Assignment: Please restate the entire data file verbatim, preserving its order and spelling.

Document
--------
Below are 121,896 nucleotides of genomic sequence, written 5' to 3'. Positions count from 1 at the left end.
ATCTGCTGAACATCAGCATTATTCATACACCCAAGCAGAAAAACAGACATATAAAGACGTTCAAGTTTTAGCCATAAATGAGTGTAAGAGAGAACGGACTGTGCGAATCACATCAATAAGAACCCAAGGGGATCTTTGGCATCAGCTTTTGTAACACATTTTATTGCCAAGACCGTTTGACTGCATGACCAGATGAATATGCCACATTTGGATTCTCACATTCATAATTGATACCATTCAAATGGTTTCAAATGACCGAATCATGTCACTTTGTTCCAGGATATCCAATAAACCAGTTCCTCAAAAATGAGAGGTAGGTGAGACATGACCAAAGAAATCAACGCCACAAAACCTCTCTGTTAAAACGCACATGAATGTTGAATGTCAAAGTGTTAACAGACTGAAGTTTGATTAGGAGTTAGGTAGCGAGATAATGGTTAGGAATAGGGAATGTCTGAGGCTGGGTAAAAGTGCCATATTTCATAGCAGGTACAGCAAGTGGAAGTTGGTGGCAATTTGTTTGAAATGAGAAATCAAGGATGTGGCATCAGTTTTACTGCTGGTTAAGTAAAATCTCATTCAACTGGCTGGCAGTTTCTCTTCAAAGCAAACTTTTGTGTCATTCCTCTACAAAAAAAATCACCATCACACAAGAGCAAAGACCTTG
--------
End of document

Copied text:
Below are 121,896 nucleotides of genomic sequence, written 5' to 3'. Positions count from 1 at the left end.
ATCTGCTGAACATCAGCATTATTCATACACCCAAGCAGAAAAACAGACATATAAAGACGTTCAAGTTTTAGCCATAAATGAGTGTAAGAGAGAACGGACTGTGCGAATCACATCAATAAGAACCCAAGGGGATCTTTGGCATCAGCTTTTGTAACACATTTTATTGCCAAGACCGTTTGACTGCATGACCAGATGAATATGCCACATTTGGATTCTCACATTCATAATTGATACCATTCAAATGGTTTCAAATGACCGAATCATGTCACTTTGTTCCAGGATATCCAATAAACCAGTTCCTCAAAAATGAGAGGTAGGTGAGACATGACCAAAGAAATCAACGCCACAAAACCTCTCTGTTAAAACGCACATGAATGTTGAATGTCAAAGTGTTAACAGACTGAAGTTTGATTAGGAGTTAGGTAGCGAGATAATGGTTAGGAATAGGGAATGTCTGAGGCTGGGTAAAAGTGCCATATTTCATAGCAGGTACAGCAAGTGGAAGTTGGTGGCAATTTGTTTGAAATGAGAAATCAAGGATGTGGCATCAGTTTTACTGCTGGTTAAGTAAAATCTCATTCAACTGGCTGGCAGTTTCTCTTCAAAGCAAACTTTTGTGTCATTCCTCTACAAAAAAAATCACCATCACACAAGAGCAAAGACCTTG